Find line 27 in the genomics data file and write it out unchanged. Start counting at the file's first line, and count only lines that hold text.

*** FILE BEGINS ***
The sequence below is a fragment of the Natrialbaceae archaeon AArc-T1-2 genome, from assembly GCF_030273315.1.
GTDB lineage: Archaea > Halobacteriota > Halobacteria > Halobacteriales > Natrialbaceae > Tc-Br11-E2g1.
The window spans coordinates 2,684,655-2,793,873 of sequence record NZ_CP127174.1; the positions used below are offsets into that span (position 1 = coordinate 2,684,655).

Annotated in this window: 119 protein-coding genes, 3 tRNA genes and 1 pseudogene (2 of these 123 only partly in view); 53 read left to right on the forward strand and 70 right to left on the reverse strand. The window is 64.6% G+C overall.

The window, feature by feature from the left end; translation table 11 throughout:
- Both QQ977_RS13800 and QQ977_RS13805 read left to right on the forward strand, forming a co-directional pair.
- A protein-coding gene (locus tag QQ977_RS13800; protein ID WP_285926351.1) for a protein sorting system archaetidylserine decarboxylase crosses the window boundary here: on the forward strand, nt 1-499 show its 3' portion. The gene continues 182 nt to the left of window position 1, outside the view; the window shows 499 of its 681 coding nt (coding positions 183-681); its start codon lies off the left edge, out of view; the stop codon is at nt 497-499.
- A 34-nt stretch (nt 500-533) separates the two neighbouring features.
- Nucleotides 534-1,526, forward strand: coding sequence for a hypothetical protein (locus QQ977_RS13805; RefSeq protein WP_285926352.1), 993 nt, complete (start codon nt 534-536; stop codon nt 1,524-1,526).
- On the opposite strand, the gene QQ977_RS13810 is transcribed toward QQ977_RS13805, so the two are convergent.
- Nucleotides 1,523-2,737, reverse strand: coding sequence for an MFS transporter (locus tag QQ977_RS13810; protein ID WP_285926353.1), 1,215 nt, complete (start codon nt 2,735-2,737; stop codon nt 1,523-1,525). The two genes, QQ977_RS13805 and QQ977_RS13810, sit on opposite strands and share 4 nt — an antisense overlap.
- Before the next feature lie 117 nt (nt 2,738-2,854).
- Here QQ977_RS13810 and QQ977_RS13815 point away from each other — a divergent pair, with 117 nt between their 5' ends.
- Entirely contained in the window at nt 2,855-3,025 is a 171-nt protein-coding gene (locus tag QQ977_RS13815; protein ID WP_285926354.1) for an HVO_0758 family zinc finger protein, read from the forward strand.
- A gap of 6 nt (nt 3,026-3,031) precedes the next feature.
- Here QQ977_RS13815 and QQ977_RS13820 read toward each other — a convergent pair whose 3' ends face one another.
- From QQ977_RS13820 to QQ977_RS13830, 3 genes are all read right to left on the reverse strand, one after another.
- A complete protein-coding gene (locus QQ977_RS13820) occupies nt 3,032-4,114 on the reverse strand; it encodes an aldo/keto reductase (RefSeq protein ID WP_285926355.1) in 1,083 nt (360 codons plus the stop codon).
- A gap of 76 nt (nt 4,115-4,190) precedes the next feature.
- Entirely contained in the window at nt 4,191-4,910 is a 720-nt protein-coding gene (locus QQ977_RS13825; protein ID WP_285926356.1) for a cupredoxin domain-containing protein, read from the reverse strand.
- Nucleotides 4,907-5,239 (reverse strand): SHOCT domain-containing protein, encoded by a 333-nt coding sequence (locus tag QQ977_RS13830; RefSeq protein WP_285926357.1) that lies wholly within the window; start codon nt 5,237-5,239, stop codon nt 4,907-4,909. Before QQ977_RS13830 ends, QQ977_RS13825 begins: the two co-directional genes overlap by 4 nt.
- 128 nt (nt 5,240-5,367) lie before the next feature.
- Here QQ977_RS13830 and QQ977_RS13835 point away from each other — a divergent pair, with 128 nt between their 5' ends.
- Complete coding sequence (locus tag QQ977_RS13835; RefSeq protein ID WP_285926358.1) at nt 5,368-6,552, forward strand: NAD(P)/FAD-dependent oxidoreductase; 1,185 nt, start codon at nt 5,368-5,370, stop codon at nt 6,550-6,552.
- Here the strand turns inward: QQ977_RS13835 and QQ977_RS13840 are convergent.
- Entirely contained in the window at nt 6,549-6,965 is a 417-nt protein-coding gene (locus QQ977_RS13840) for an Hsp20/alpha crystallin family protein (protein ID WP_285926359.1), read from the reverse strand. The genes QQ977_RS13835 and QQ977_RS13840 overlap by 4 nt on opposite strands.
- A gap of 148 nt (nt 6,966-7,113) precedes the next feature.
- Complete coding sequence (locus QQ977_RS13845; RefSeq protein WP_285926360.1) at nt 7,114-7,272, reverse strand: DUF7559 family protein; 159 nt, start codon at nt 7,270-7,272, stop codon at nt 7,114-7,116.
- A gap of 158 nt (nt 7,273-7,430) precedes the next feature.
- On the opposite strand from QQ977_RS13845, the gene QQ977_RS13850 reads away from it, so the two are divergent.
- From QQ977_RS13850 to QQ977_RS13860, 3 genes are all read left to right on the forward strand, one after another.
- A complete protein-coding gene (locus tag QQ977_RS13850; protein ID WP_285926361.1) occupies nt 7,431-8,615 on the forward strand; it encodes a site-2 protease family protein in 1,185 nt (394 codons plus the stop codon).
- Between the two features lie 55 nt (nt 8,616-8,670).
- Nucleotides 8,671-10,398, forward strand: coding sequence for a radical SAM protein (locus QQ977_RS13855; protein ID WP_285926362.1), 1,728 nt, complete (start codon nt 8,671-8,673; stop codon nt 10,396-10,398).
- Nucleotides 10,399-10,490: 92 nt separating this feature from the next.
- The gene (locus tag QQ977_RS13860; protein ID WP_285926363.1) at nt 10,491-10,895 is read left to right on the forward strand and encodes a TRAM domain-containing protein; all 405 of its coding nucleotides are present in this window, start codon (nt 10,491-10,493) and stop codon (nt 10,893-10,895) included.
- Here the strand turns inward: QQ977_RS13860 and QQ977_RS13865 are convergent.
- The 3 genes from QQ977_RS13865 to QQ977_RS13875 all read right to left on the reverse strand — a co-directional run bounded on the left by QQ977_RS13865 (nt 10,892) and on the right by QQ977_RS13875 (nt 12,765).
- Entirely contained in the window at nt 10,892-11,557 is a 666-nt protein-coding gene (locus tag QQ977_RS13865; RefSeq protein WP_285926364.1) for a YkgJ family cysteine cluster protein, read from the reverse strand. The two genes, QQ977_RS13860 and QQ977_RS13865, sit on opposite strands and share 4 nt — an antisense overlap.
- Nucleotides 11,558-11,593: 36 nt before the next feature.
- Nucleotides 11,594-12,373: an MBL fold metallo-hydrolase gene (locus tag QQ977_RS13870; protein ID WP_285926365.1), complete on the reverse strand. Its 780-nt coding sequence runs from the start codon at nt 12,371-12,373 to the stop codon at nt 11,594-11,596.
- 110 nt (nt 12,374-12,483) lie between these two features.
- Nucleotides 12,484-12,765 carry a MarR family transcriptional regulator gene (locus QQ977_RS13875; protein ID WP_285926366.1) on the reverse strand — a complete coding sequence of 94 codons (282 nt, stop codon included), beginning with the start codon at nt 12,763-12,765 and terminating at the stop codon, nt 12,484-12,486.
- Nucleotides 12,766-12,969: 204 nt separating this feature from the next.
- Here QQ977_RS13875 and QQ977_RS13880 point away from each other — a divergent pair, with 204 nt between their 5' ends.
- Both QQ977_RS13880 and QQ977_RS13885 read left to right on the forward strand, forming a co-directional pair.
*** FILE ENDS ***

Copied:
- A gap of 148 nt (nt 6,966-7,113) precedes the next feature.